I’ve been watching this one develop all day, since I saw John Scalzi’s post about it, and things look to be turning around for the writer involved. Still, she’s still pretty firmly in suckland at this point, and the fact that it’s happening at all is outrageous.
MCA Hogarth wrote a book called Spots the Space Marine and self-pubbed it. Games Workshop (a large game company that publishes the very popular game Warhammer 40K) has recently decided to exercise its trademark of the term “space marine” — it has the term trademarked in the area of tabletop games and video games — against fiction. It sent a DMCA notice to Amazon, claiming that Spots violated its trademark, and Amazon took the book down.
Wow, where to start?
First, Games Workshop does not own the term “space marine” in the context of fiction. There’ve been space marines running around SF for about as long as there’s been a recognized genre called science fiction, and maybe even longer. Doc Smith and Robert Heinlein had space marines. There’s reams of prior art. Just because GW’s got a lock on the term in the gaming arena doesn’t mean they own it in fiction too, and the fact that they’ve started publishing fiction recently doesn’t change that.
Second, as Cory Doctorow points out, the DMCA doesn’t cover trademarks, only copyrights, so Amazon was under no obligation to comply with the take-down notice. They chose to do so freely when they didn’t have to — a thwap of the salmon to Amazon for being an auxiliary idiot here. (The comments to Cory’s post are pretty entertaining, if you’re at all familiar with Heinlein’s Starship Troopers. )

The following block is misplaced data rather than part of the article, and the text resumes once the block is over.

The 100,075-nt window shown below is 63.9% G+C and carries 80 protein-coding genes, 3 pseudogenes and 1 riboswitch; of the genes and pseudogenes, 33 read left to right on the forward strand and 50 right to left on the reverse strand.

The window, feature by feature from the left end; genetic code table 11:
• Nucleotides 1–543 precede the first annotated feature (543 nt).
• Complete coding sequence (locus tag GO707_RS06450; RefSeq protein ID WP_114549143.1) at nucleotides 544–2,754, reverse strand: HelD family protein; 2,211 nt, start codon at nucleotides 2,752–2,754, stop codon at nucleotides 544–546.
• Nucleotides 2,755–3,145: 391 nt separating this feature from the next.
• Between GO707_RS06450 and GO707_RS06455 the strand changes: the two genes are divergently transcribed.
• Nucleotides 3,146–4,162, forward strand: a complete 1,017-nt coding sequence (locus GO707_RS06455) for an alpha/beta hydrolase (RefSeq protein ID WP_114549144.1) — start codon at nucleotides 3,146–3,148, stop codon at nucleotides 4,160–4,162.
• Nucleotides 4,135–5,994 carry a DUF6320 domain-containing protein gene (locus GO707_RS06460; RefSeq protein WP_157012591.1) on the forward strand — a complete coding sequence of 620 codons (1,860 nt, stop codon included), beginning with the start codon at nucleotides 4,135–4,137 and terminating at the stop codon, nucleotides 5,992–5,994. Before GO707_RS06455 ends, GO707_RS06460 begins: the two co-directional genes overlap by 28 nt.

Third, someone at Games Workshop must know their trademark assertion is completely bogus, because they’re going after a tiny little indie-pubbed book, but (so far as I’ve heard) haven’t said so much as “Peep” any of the big New York publishers who are “infringing” just as much on their supposed trademark, but who all have lawyers on staff.
This is pathetic behavior on the part of Games Workshop. I don’t know where their legal advice is coming from, but it’s not a source I’d ever hire, because it’s making them look like idiots.
The legal blog Popehat is calling for pro bono help for Ms. Hogarth in fighting this crap, which she can’t afford to do on her own. (Which GW counted on, I’m sure.) Popehat has a good track record with this sort of thing, as when attorney Charles Carreon sued Matt Inman; I’m betting they can get help for Ms. Hogarth too, and I’m looking forward to reading about the results.
I’ve been a gamer since I was a teenager. I played in the same FRPG campaign for almost twenty years, until I got married and moved away from my group. I used to work as a developer/gamemaster for a company that does online multi-player RPGs. I have no local gaming group, but still play computer games. As a member of the community Games Workshop is trying to do business in, I have to say that I’ll never again buy one of their products, ever. They’re a pack of cowardly, bullying douchebags and don’t deserve my business. I hope a lot of other gamers make the same decision.
And I hope a trademark attorney or two responds to Popehat’s call and gives Games Workshop a good smack upside the head on Ms. Hogarth’s behalf. They definitely need a few brain cells jarred loose.
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